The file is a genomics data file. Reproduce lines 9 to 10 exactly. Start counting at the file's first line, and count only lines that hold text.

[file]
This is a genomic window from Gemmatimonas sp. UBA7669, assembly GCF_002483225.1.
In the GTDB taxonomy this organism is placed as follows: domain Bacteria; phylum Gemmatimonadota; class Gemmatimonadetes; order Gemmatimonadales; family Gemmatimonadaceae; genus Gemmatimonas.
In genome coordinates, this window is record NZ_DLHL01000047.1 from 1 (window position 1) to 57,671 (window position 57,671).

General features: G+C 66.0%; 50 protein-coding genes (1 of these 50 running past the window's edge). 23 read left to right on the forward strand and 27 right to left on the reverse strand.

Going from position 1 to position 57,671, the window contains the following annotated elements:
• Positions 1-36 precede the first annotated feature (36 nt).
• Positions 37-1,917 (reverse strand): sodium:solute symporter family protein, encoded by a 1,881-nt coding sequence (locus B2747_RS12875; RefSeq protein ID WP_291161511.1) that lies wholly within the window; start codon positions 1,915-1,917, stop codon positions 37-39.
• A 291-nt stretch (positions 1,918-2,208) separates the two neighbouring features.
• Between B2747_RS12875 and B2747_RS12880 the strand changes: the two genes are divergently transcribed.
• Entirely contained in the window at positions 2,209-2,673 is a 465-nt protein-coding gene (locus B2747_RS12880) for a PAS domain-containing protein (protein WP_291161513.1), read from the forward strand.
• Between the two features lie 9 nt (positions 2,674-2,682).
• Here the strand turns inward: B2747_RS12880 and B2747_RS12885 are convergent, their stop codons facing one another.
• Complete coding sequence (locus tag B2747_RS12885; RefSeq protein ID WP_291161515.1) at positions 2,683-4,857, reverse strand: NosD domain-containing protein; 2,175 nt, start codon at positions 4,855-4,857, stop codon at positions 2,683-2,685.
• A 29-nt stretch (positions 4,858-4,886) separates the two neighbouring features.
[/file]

• Between B2747_RS12875 and B2747_RS12880 the strand changes: the two genes are divergently transcribed.
• Entirely contained in the window at positions 2,209-2,673 is a 465-nt protein-coding gene (locus B2747_RS12880) for a PAS domain-containing protein (protein WP_291161513.1), read from the forward strand.